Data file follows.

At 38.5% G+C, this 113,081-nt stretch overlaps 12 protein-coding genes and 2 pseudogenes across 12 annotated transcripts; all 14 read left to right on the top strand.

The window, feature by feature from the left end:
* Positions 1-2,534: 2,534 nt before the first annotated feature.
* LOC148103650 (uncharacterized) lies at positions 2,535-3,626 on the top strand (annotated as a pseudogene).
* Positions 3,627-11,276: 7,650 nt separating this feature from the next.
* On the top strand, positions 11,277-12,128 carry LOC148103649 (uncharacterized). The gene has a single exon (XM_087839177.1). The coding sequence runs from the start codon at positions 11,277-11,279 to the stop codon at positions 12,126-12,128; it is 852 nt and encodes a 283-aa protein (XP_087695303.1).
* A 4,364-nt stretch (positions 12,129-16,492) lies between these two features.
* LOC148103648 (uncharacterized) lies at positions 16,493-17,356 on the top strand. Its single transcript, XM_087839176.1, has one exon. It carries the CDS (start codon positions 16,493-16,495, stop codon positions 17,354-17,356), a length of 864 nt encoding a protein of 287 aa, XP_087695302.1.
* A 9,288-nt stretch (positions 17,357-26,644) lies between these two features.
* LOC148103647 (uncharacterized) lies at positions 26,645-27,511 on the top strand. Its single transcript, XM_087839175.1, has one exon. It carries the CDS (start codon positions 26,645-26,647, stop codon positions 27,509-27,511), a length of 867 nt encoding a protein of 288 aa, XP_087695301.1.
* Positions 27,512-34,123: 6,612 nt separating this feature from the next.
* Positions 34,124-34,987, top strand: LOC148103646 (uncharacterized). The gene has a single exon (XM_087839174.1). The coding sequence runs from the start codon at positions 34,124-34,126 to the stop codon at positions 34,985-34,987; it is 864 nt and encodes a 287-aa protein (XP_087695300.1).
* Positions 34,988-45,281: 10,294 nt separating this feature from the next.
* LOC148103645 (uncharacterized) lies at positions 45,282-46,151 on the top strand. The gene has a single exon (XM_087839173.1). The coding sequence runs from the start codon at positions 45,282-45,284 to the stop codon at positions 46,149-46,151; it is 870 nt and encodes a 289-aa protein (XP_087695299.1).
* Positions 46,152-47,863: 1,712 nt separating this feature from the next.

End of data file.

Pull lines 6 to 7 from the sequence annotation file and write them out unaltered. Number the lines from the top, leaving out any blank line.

* On the top strand, positions 11,277-12,128 carry LOC148103649 (uncharacterized). The gene has a single exon (XM_087839177.1). The coding sequence runs from the start codon at positions 11,277-11,279 to the stop codon at positions 12,126-12,128; it is 852 nt and encodes a 283-aa protein (XP_087695303.1).
* A 4,364-nt stretch (positions 12,129-16,492) lies between these two features.